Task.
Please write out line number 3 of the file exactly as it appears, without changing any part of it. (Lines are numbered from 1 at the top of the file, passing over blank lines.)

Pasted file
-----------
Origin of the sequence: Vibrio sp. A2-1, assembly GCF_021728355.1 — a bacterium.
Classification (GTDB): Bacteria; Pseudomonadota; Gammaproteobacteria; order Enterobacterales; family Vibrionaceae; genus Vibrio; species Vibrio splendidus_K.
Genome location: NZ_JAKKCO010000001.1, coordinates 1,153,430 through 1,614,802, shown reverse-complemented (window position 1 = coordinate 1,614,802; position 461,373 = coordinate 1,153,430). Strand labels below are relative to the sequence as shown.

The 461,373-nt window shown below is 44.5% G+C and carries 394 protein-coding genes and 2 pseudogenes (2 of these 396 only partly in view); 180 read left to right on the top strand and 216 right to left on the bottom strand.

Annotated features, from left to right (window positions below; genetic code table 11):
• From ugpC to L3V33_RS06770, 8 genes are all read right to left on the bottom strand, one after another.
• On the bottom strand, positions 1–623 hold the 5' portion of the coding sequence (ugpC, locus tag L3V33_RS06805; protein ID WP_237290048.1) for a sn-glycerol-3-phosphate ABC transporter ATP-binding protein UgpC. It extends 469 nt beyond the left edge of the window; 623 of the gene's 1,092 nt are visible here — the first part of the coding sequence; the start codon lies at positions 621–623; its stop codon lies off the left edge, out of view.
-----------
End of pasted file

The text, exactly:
Genome location: NZ_JAKKCO010000001.1, coordinates 1,153,430 through 1,614,802, shown reverse-complemented (window position 1 = coordinate 1,614,802; position 461,373 = coordinate 1,153,430). Strand labels below are relative to the sequence as shown.